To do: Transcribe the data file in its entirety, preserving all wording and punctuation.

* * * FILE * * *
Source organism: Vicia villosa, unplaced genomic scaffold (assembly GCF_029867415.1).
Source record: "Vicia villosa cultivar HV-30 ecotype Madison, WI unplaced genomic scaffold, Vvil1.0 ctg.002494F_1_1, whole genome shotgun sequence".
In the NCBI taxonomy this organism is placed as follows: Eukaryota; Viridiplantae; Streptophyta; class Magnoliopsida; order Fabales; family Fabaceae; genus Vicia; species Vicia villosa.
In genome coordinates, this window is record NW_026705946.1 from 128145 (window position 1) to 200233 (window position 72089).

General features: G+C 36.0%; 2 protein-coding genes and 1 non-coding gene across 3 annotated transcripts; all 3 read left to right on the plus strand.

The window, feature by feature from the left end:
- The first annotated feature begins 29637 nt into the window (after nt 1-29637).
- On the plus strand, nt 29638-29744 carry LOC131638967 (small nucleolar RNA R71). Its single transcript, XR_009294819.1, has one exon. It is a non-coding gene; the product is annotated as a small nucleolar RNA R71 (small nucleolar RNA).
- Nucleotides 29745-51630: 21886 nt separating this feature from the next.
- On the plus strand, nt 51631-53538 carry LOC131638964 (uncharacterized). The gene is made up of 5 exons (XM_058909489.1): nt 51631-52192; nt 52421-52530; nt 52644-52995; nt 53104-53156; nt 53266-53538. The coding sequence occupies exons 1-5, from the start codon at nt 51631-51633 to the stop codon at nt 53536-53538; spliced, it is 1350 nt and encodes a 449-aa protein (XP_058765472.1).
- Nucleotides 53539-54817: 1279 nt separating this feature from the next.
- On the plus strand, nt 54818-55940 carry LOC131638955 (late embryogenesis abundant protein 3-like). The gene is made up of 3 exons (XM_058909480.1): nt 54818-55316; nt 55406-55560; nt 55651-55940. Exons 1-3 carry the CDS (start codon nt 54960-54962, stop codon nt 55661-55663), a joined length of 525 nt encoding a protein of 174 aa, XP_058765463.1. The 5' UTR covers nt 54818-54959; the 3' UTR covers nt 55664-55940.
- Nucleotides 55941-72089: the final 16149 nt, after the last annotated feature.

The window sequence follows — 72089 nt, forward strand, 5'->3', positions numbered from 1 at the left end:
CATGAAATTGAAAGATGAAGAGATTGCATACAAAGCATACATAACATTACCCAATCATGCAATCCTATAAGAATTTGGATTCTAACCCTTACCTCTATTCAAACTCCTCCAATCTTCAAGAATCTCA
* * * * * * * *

Source organism: Vicia villosa, unplaced genomic scaffold (assembly GCF_029867415.1).
Source record: "Vicia villosa cultivar HV-30 ecotype Madison, WI unplaced genomic scaffold, Vvil1.0 ctg.002494F_1_1, whole genome shotgun sequence".
In the NCBI taxonomy this organism is placed as follows: Eukaryota; Viridiplantae; Streptophyta; class Magnoliopsida; order Fabales; family Fabaceae; genus Vicia; species Vicia villosa.
In genome coordinates, this window is record NW_026705946.1 from 128145 (window position 1) to 200233 (window position 72089).

General features: G+C 36.0%; 2 protein-coding genes and 1 non-coding gene across 3 annotated transcripts; all 3 read left to right on the plus strand.

The window, feature by feature from the left end:
- The first annotated feature begins 29637 nt into the window (after nt 1-29637).
- On the plus strand, nt 29638-29744 carry LOC131638967 (small nucleolar RNA R71). Its single transcript, XR_009294819.1, has one exon. It is a non-coding gene; the product is annotated as a small nucleolar RNA R71 (small nucleolar RNA).
- Nucleotides 29745-51630: 21886 nt separating this feature from the next.
- On the plus strand, nt 51631-53538 carry LOC131638964 (uncharacterized). The gene is made up of 5 exons (XM_058909489.1): nt 51631-52192; nt 52421-52530; nt 52644-52995; nt 53104-53156; nt 53266-53538. The coding sequence occupies exons 1-5, from the start codon at nt 51631-51633 to the stop codon at nt 53536-53538; spliced, it is 1350 nt and encodes a 449-aa protein (XP_058765472.1).
- Nucleotides 53539-54817: 1279 nt separating this feature from the next.
- On the plus strand, nt 54818-55940 carry LOC131638955 (late embryogenesis abundant protein 3-like). The gene is made up of 3 exons (XM_058909480.1): nt 54818-55316; nt 55406-55560; nt 55651-55940. Exons 1-3 carry the CDS (start codon nt 54960-54962, stop codon nt 55661-55663), a joined length of 525 nt encoding a protein of 174 aa, XP_058765463.1. The 5' UTR covers nt 54818-54959; the 3' UTR covers nt 55664-55940.
- Nucleotides 55941-72089: the final 16149 nt, after the last annotated feature.

The window sequence follows — 72089 nt, forward strand, 5'->3', positions numbered from 1 at the left end:
CATGAAATTGAAAGATGAAGAGATTGCATACAAAGCATACATAACATTACCCAATCATGCAATCCTATAAGAATTTGGATTCTAACCCTTACCTCTATTCAAACTCCTCCAATCTTCAAGAATCTCA